Listen: Sugartime / The McGuire Sisters
My Dad’s cousin, Dominic Bruno, owned a nightclub in the 50′s/60′s called the Three Rivers Inn, somewhere near Syracuse. I suppose it was that period’s version of today’s Casinos, but on a way smaller scale. The acts would do a week or so. The many headliners included Jayne Mansfield, Sammy Davis Jr, Mae West, Paul Anka, Tony Bennett, very lounge and nowadays known as Bachelor Pad stuff.
The first act I ever saw live, at the Three River Inn, were The McGuire Sisters. They scored big (#1 in ’57) with ‘Sugartime’, and it appealed to all little kids for years to follow. My Mom and Dad had a copy. It was probably my first discovery of music. How was I to know then that the “sugar in the morning, honey in the evening” being referred to was about sex. Other than their ballads, most of the uptempo ones, like this, were completely rock and roll, especially those clean Chet Atkin’s hollow body solos.
They were the first victims of my record collecting as well. I pestered my parents, even aunts and uncles, to buy me every last record they had out. Anytime a present was due, I wanted a McGuire Sisters record. Whether it be Easter, Halloween, birthday, Christmas, getting a passing report card, you name it, The McGuire Sisters were the gift that kept giving in my world.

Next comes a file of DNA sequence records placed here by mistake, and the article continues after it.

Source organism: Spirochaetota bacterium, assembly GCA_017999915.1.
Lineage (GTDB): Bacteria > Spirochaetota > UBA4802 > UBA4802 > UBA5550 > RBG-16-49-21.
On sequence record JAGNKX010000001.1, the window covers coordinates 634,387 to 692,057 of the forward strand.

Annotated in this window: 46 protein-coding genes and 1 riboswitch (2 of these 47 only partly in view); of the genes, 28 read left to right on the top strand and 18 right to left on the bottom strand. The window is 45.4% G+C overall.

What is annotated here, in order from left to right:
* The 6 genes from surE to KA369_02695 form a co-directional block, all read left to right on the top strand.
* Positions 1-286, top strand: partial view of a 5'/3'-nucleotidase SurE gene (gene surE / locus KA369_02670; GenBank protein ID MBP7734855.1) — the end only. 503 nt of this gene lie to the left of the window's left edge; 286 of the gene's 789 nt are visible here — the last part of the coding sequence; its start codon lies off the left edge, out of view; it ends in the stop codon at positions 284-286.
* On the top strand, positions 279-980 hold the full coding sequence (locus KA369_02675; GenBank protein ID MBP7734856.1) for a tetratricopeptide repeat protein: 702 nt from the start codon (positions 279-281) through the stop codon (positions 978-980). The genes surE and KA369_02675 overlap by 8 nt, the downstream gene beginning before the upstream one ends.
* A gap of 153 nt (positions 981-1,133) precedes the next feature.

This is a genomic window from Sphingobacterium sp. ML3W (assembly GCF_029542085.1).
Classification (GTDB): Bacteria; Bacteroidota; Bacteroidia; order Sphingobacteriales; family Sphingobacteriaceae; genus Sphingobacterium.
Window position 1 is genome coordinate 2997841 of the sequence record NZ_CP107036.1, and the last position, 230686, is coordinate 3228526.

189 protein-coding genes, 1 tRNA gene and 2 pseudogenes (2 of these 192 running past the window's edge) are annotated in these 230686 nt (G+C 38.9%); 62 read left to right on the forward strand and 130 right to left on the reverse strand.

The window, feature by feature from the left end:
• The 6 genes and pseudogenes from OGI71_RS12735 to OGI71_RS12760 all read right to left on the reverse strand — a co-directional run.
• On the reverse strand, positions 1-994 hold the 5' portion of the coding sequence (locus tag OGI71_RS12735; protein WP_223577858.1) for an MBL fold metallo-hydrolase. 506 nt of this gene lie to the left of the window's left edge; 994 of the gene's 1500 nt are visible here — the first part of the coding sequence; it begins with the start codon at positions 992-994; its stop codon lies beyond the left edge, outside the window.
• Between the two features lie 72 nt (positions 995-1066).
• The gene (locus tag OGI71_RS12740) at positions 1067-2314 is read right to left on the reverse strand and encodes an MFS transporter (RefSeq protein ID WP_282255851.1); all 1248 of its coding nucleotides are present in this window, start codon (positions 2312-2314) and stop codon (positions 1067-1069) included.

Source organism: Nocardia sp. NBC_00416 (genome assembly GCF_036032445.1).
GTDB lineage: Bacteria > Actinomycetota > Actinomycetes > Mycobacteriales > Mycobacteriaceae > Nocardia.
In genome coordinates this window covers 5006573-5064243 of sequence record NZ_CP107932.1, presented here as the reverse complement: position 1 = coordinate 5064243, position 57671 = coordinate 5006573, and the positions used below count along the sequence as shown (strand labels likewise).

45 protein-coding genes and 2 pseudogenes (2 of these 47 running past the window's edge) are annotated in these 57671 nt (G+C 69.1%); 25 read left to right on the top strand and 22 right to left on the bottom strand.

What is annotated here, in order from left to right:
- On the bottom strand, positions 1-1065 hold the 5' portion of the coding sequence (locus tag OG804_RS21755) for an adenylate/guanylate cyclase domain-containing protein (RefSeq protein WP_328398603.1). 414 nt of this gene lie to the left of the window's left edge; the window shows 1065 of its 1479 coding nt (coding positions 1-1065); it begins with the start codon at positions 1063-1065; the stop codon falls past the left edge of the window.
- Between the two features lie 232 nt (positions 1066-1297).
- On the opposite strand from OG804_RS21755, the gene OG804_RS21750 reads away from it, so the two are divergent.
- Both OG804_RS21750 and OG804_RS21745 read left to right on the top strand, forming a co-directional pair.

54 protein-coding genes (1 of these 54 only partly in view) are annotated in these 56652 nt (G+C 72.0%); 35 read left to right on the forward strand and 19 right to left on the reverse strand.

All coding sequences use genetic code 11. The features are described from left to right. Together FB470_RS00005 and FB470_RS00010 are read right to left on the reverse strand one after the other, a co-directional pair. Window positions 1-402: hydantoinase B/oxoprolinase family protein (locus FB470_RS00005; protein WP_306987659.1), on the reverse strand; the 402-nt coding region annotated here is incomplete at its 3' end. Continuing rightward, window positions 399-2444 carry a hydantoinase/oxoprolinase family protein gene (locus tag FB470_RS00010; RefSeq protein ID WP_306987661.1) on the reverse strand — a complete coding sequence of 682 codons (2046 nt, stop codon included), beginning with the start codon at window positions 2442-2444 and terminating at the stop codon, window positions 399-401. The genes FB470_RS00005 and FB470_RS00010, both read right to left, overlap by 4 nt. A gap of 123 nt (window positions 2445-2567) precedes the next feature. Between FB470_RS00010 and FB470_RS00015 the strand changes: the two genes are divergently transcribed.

Then Mom and Dad faithfully took me along to see them, all arranged through Uncle Dominic, as we knew him. His house was mad, never will I forget the all pink kitchen, including appliances, that he and Aunt Elia had. Whew.
I don’t really know the year of that show, I may have been five, it was the mid 60′s. They were most likely running out of steam career-wise by then. Clearly out of obligation, The McGuire Sisters invited me up on stage. I froze but couldn’t let my folks down, so trembled onwards. I sang along to ‘Sugartime’, probably spoiling everyone’s reason for attending. And the cherry on top was a visit to their dressing room afterwards, a motel room actually, part of the club’s complex, where the three of them were playing cards and eating sandwiches between shows.
Pretty good start, right? My first taste.
Listen: Don’t Ever Leave Me / Connie Francis
Shortly thereafter, I got into Connie Francis. This all preceded The Ronettes and Shangri-Las fixations which were just around the corner. Suggestive women in tight skirts was the common thread I guess.
I’m not quite sure what my infatuation with Connie Francis was all about but I went off her pretty quickly, probably due to a chilly and quick dressing room visit right after the show. Hey I was a little kid, lighten up lady. Still, to be fair, it was probably cramping her style. She absolutely made many, many great records.
‘Don’t Ever Leave Me’, her one and only attempt at the girl group sound, written and produced by Jeff Barry and Ellie Greenwich, the team you went to for just this type of material then, is a keeper. A classic single in fact. (#42, 10/64).
She wore a very nice blue chiffon ensemble that night, that I do remember, and she smelled great.